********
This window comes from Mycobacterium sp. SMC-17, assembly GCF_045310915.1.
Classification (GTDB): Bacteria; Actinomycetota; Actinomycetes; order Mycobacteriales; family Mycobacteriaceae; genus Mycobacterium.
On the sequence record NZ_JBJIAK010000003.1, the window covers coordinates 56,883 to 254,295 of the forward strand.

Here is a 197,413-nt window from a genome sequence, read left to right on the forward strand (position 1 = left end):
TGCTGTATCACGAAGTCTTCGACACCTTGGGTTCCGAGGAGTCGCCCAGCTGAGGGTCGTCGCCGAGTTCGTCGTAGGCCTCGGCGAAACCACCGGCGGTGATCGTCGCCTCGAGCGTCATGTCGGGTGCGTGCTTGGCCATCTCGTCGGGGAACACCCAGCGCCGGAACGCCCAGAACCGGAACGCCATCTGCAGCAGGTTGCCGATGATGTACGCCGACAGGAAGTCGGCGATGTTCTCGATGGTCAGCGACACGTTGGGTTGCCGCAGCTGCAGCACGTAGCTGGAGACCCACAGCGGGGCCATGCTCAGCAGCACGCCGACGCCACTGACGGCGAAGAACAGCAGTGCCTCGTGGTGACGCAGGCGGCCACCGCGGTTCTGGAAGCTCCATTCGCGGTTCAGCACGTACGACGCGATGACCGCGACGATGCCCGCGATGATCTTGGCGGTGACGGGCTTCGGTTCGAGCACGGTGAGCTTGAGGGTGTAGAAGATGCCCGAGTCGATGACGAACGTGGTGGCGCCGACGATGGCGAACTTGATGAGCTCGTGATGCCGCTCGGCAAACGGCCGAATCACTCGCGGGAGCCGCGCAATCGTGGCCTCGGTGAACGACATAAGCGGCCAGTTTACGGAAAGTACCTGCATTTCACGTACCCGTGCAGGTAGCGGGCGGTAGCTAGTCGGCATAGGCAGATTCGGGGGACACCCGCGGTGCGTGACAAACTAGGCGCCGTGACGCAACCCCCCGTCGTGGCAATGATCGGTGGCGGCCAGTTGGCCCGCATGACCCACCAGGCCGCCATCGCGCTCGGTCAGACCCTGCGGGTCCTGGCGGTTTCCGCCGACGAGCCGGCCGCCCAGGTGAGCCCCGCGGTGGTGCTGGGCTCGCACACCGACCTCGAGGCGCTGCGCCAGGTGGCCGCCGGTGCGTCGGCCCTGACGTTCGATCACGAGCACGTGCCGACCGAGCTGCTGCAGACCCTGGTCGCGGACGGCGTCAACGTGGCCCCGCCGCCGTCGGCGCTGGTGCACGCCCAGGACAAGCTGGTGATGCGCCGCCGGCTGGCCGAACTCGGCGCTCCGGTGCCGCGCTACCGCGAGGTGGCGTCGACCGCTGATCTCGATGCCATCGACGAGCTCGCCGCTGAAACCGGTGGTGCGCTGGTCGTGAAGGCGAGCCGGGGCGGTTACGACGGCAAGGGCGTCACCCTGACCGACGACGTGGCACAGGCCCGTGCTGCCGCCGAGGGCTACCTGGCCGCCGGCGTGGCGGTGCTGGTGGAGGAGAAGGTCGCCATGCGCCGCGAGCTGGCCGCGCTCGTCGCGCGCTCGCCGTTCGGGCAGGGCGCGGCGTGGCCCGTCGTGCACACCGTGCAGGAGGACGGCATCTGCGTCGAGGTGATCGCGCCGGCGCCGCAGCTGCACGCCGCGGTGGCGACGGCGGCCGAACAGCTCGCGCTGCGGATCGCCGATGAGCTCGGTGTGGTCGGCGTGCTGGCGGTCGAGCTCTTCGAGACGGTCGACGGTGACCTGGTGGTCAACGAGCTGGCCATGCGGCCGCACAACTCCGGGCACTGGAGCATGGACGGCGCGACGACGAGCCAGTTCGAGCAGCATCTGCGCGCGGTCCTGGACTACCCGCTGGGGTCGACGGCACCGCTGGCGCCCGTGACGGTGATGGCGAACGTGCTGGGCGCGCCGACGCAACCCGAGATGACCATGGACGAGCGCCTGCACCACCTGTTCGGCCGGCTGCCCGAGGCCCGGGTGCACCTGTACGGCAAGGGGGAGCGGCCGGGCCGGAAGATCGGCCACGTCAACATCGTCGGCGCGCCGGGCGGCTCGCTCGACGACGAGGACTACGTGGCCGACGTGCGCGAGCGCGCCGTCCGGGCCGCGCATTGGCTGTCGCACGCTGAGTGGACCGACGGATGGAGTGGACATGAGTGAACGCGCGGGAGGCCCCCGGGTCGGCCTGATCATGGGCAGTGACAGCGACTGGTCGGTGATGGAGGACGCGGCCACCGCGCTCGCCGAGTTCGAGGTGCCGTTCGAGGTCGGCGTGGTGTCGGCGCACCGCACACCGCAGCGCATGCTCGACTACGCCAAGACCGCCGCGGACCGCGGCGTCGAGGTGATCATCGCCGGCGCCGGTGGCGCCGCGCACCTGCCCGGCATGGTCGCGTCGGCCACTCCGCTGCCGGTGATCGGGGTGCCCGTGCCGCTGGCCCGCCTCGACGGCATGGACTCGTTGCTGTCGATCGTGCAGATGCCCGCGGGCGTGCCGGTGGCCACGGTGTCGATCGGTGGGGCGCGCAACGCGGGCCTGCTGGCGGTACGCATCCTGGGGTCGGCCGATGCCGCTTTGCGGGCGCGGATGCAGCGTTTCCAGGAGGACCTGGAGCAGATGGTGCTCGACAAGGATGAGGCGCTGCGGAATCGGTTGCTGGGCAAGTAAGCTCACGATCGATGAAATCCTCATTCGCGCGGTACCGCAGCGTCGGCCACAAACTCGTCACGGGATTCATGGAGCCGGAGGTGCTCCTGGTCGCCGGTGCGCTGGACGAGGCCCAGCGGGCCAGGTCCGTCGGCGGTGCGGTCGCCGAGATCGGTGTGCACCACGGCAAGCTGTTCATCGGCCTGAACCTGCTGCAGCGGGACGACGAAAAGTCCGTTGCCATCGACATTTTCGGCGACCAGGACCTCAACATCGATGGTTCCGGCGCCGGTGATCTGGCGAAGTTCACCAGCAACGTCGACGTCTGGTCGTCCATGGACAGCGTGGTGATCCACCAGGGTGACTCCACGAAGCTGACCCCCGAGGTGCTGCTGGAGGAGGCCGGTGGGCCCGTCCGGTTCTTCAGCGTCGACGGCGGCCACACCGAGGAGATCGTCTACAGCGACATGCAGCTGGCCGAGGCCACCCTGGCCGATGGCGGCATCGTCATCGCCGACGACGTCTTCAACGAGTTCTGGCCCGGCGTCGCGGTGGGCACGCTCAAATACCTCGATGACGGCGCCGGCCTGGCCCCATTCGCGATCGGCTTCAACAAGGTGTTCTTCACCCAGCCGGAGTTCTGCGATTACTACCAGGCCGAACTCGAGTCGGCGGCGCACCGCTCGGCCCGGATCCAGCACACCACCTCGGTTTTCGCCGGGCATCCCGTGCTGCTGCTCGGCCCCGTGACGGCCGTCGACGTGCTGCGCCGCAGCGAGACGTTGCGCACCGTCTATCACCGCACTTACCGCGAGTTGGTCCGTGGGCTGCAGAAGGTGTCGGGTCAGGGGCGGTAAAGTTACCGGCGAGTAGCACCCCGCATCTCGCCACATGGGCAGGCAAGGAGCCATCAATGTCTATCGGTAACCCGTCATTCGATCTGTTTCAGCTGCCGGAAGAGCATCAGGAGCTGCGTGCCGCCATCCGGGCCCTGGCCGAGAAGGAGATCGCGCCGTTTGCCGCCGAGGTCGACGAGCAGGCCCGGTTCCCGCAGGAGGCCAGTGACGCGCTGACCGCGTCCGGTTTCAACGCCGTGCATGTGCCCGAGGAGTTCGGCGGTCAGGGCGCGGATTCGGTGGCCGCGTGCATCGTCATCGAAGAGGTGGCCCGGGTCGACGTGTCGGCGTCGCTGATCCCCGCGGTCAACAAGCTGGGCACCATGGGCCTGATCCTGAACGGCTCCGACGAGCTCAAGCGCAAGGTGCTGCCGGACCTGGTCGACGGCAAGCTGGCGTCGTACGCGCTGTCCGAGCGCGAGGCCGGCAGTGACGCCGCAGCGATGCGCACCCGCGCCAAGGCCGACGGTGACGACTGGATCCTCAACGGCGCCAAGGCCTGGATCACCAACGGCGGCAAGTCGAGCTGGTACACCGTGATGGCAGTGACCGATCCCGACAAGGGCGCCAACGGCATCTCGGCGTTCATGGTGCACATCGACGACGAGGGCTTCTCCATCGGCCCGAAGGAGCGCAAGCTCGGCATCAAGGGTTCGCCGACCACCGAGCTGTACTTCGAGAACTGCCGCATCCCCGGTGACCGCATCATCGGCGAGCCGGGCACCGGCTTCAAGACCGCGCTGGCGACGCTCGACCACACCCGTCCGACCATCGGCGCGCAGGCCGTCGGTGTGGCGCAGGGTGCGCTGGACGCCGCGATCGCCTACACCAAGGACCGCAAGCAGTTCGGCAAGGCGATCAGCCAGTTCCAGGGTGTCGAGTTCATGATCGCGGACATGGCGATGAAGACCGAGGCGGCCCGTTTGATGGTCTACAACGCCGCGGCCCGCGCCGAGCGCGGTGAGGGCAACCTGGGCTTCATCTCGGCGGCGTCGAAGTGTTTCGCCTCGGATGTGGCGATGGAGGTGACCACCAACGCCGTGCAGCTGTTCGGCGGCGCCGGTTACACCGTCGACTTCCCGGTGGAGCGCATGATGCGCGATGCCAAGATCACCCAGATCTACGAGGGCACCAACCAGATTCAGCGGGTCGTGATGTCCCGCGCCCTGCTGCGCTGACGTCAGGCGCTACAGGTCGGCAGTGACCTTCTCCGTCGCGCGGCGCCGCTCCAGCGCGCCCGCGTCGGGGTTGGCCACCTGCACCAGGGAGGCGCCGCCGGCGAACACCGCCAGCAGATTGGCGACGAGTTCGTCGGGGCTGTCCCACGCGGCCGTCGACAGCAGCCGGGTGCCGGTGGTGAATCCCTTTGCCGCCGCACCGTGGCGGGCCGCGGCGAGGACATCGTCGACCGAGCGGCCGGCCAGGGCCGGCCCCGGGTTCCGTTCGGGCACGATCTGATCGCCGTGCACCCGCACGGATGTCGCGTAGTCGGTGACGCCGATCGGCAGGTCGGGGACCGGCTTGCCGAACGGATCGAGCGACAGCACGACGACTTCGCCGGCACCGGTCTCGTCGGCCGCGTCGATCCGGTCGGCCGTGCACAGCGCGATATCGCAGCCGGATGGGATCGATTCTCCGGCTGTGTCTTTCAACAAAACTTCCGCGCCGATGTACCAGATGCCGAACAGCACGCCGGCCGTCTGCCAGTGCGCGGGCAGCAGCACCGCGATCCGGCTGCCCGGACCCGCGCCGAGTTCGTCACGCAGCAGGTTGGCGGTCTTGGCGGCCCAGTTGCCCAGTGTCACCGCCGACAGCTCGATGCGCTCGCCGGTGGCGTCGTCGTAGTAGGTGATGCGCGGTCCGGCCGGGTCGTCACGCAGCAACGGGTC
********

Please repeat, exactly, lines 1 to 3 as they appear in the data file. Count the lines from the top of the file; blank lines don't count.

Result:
This window comes from Mycobacterium sp. SMC-17, assembly GCF_045310915.1.
Classification (GTDB): Bacteria; Actinomycetota; Actinomycetes; order Mycobacteriales; family Mycobacteriaceae; genus Mycobacterium.
On the sequence record NZ_JBJIAK010000003.1, the window covers coordinates 56,883 to 254,295 of the forward strand.